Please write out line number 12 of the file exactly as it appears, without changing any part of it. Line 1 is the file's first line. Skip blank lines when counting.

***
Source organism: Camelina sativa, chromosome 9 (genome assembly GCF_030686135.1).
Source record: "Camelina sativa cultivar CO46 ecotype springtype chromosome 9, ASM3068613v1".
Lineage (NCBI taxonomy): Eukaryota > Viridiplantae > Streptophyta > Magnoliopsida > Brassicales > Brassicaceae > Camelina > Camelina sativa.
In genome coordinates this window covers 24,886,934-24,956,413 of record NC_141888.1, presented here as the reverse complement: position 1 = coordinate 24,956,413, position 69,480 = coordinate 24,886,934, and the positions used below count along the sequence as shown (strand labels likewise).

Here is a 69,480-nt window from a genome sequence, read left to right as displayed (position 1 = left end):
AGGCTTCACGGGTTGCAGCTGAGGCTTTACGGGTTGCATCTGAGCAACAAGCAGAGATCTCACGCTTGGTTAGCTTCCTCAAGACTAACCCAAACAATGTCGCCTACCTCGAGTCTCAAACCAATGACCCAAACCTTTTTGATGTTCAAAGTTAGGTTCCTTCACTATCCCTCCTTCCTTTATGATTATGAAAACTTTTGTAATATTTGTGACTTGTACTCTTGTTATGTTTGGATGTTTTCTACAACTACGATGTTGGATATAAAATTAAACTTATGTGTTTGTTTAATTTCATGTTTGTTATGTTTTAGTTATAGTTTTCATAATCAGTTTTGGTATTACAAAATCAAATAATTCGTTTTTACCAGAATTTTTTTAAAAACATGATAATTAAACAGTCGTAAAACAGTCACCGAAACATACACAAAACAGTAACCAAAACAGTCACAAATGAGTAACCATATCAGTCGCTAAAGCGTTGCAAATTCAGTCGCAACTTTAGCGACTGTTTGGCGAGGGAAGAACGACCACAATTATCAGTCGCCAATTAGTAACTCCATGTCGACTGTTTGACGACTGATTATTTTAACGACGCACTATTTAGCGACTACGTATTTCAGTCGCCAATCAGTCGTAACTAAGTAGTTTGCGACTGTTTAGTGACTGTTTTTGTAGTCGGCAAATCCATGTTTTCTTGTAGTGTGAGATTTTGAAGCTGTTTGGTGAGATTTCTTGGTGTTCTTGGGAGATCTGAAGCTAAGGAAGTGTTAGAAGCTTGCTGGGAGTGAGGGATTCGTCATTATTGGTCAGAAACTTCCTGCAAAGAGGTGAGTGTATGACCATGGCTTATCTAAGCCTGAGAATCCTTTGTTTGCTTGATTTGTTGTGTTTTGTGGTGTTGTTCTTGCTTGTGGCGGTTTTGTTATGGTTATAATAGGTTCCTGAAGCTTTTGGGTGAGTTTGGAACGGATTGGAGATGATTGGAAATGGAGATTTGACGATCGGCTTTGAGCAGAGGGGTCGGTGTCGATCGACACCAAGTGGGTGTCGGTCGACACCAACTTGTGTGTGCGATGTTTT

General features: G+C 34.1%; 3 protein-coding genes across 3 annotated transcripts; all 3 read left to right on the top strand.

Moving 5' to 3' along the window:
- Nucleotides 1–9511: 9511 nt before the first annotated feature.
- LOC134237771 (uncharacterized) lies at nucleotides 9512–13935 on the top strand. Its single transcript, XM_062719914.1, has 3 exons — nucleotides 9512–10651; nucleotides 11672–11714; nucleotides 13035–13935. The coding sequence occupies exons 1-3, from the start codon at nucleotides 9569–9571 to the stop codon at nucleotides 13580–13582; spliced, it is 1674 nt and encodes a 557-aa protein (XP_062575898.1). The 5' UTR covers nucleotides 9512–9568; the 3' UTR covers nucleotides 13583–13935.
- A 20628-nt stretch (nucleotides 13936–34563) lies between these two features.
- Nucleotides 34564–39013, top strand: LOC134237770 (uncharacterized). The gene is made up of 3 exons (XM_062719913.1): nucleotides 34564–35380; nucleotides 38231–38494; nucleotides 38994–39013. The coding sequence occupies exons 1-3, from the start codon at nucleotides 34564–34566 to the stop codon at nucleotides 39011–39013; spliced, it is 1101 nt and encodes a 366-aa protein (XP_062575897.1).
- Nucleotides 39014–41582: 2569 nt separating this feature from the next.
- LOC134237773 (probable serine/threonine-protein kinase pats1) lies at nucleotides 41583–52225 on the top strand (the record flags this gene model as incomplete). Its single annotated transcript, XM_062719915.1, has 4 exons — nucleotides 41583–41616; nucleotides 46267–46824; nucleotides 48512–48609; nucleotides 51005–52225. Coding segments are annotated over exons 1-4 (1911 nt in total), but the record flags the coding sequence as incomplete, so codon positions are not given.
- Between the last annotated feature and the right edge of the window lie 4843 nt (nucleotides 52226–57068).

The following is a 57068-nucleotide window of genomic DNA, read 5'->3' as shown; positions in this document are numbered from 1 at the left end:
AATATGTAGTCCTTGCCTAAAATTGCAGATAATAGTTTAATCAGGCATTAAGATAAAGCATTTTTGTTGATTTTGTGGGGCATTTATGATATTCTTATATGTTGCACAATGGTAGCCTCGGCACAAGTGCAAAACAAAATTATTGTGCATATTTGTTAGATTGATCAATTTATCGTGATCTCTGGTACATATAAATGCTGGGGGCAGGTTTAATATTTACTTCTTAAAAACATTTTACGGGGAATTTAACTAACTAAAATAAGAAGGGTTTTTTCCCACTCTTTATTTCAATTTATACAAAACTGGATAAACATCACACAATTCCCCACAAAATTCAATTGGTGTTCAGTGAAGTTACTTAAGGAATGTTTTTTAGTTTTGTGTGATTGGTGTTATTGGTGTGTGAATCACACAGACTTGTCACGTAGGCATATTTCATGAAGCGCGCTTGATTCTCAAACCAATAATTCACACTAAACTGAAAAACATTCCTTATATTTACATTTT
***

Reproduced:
- Nucleotides 34564–39013, top strand: LOC134237770 (uncharacterized). The gene is made up of 3 exons (XM_062719913.1): nucleotides 34564–35380; nucleotides 38231–38494; nucleotides 38994–39013. The coding sequence occupies exons 1-3, from the start codon at nucleotides 34564–34566 to the stop codon at nucleotides 39011–39013; spliced, it is 1101 nt and encodes a 366-aa protein (XP_062575897.1).